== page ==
Whenever diabetes patients enter Lynn Maarouf’s office with out-of-control
blood sugar levels, she immediately asks them how they are sleeping at night.
All too often, the answer is the same: not well.
“Any time your blood sugar is really high, your kidneys try to get rid of it
by urinating,” says Maarouf, RD, the diabetes education director of the Stark
Diabetes Center at the University of Texas Medical Branch in Galveston. “So you
are probably getting up and going to bathroom all night long -- and not
Anna and her husband go to bed at the same time. That’s the only part of their sleep routine that they have in common.
"We have very distinct sleep patterns and sleep issues," says Anna, 42, who asked that her last name be withheld for privacy. “My husband tends to fall asleep easily but he wakes up incredibly early. I have trouble falling asleep."
The couple, who teach at the University of Virginia in Charlottesville, have learned various coping strategies so that they can both get enough sleep...
Diabetes and sleep problems often go hand in hand. Diabetes can cause sleep
loss, and there’s evidence that not sleeping well can increase your risk of
Low Sleep, High Blood Sugar
Maarouf says high blood sugar is a red flag for sleep problems among people
with diabetes for another reason. “People who are tired will eat more because
they want to get energy from somewhere,” she says. “That can mean consuming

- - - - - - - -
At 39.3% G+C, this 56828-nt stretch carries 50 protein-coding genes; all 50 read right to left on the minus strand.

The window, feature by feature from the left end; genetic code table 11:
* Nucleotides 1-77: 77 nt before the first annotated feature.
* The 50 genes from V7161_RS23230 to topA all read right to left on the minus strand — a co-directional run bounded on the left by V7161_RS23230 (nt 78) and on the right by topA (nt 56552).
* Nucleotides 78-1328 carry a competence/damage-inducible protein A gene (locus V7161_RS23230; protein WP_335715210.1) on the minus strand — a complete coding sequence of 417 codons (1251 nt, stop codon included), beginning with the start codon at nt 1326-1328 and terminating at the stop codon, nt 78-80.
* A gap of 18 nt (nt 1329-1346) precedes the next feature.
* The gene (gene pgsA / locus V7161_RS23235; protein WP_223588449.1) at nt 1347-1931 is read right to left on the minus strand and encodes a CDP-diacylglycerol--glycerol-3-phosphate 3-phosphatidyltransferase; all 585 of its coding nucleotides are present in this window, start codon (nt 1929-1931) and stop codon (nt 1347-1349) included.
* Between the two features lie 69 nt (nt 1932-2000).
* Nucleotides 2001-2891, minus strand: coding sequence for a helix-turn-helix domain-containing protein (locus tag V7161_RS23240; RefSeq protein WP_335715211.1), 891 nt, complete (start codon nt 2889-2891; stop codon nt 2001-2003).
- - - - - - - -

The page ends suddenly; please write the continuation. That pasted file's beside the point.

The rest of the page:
sugar or other foods that can spike blood sugar levels.”
“I really push people to eat properly throughout the day and get their blood
sugars under control so they sleep better at night,” Maarouf says. “If you get
your blood sugar under control, you will get a good night sleep and wake up
feeling fabulous with lots of energy.”
The Connection Between Lack of Sleep and Diabetes
“There is some evidence that sleep deprivation could lead to pre-diabetic
state,” says Mark Mahowald, MD, director of the Minnesota Regional Sleep
Disorders Center in Hennepin County.
According to Mahowald, the body's reaction to sleep loss can resemble
insulin resistance, a precursor to diabetes. Insulin’s job is to help the body
use glucose for energy. In insulin resistance, cells fail to use the hormone
efficiently, resulting in high blood sugar.
Diabetes occurs when the body does not produce enough insulin or the cells
do not properly use the insulin. When insulin is not doing its job, high blood
sugar levels build in the body to the point where they can harm the eyes,
kidneys, nerves, or heart.